Salcombe Lifeboat Crew
Chris Turns

I joined Salcombe lifeboat crew in 1993 a year after the TV series, having grown up with my father Stan being on the crew since 1981. It was a right of passage. Smee, the coxswain at the time, came to me one day and said “so when are you joining? I replied err now?” and that was about it. I was told that I would not go to sea in the first six months which I was happy about. I still had to turn up and help.

One day, not long after signing up, the pager went off and as usual I drove my father down – they were short of crew. Suddenly, I was at sea, and that was the start of my time on the crew. The Tyne class lifeboat (Baltic Exchange II) had such an awesome engine sound, it could be heard from miles away. 

One of the memories that sticks in my mind was in 1983 before I joined the crew. The old Watson class Baltic Exchange lifeboat was answering a call in Start Bay in a force 11 hurricane, my father was on the crew. I was with my mother in a shop in Kingsbridge and on the radio came news that the boat had capsized. All sorts of thoughts go through your mind, we did not have mobile phones back then so had to wait for word on them. Luckily, no one was hurt. One person had been thrown overboard but he was back on board. I can only imagine how scared they all were. 

I get asked all the time what the worst rescue is I have done and to be honest, I forget the nasty ones. I do remember being called to a fishing boat Tardis of Yealm that had struck rocks down near Hope Cove. In the middle of the night, they issued a Mayday which is a threat to life. We launched and got there as quickly as possible. When we arrived on scene it was like a movie set, the boat was half submerged. Kevin Oakman fired a rocket line over the top of the casualty vessel which impaled itself into the cliff and the rope lay straight down on top of the fishing boat, we tied our X boat (small inflatable that is kept on board) to the line. The men pulled the boat in jumped into the dinghy and as we pulled them back out the boat sank down behind them.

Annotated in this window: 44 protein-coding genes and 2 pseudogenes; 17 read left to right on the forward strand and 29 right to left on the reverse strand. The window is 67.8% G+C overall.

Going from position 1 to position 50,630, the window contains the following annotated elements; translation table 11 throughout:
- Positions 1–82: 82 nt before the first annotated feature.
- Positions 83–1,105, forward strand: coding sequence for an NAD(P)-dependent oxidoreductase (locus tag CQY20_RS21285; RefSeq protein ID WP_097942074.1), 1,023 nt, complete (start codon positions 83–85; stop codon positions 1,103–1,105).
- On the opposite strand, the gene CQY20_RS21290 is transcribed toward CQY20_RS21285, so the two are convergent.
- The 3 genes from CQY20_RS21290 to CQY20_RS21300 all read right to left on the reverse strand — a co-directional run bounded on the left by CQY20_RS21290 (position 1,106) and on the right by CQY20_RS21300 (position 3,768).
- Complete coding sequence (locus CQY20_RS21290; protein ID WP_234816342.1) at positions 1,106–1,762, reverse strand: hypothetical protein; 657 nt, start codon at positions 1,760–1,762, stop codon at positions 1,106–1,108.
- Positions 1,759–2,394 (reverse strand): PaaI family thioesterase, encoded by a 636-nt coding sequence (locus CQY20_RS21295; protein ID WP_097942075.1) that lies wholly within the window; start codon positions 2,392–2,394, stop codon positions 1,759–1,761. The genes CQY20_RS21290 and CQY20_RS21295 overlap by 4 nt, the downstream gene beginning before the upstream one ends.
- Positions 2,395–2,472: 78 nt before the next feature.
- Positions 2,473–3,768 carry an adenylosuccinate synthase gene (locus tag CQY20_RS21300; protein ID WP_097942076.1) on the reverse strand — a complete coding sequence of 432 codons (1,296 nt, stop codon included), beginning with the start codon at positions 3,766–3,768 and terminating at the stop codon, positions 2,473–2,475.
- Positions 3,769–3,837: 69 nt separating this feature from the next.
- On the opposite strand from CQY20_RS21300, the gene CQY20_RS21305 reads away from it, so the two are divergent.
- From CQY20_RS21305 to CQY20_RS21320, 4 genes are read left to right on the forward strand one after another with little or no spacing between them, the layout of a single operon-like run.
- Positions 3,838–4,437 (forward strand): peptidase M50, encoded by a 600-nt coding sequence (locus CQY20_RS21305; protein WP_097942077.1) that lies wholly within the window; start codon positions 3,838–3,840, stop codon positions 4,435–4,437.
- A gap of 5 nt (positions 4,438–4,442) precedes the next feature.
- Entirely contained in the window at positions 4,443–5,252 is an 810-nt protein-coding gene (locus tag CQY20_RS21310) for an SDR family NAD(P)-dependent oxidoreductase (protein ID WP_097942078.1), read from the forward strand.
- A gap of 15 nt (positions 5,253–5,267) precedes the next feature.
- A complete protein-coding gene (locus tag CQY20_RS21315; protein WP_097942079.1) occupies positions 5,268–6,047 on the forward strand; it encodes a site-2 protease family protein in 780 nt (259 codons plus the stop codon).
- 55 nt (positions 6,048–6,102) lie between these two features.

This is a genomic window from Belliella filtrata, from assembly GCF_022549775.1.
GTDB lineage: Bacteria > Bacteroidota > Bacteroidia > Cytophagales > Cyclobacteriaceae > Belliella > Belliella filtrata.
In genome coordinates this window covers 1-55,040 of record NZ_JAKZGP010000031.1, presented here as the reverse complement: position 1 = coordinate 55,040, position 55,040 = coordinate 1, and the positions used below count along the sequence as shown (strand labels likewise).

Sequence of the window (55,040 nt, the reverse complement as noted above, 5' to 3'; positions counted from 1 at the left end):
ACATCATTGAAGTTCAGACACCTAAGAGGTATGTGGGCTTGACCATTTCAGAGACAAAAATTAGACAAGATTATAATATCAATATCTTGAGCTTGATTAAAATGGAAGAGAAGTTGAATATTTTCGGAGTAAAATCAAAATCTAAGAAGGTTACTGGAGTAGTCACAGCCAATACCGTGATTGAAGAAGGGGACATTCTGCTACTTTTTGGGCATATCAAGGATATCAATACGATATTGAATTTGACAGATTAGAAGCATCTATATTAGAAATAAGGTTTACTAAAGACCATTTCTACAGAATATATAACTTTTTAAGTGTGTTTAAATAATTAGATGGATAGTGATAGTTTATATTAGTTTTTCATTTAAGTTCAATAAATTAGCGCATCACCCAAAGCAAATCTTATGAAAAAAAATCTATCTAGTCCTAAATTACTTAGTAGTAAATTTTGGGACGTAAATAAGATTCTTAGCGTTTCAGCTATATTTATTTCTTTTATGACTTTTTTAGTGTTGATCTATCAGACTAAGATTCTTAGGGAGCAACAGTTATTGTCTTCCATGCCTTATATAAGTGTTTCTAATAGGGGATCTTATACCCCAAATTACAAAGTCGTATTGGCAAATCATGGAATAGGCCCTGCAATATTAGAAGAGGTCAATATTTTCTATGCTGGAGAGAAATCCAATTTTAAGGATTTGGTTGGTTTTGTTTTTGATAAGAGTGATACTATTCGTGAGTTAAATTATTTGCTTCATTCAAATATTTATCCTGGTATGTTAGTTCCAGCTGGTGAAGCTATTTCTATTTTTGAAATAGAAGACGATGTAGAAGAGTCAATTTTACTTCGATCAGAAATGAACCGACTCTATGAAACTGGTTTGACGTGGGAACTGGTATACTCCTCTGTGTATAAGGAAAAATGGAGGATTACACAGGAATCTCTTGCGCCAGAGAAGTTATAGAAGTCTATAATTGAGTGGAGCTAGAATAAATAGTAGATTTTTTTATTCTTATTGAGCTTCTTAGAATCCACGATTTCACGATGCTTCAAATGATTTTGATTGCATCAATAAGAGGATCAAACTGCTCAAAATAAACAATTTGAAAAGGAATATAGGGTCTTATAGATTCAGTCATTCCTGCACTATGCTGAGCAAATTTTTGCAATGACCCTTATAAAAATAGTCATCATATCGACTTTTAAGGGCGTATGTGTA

We got them back to the station and warmed them up, then they were trying to work out how to get home to Plymouth, I offered to take them home and again I can remember thinking did I have enough fuel in my car – being a student back then I was always running on low fuel!

Over the years I have worked in most roles, from navigation to emergency coxswain. I love it when we get on the boat and everyone is doing a different job, we are all working in sync and communicating well to get to where we need to be. All the training and practice exercises pay off in that moment, and all the commitment is worth it when we bring people home safe.

I still get a real buzz out of the fact that before the pager goes off all the crew are going about their daily business, then minutes later people from all sorts of life attend the station and go to help someone they often do not even know. The best feeling is when they say thank you.

My children often watch “Saving Lives at Sea” and I still get emotional watching different stories around the country and am proud to be part of this team. Highlights of the programme when the pager goes off on the telly to see how high Anna (my wife) jumps, even the kids watch her to see the result.

I feel proud to have been volunteering for the RNLI for 31 years now – it has been such a big part of my life for so long. 

Now, it’s lovely to see my kids enjoying being on the water, learning boat handling skills and hearing them say that they would both one day like to join the crew. They are also particularly good at spotting when people have not got their kill cords or lifejackets on. 


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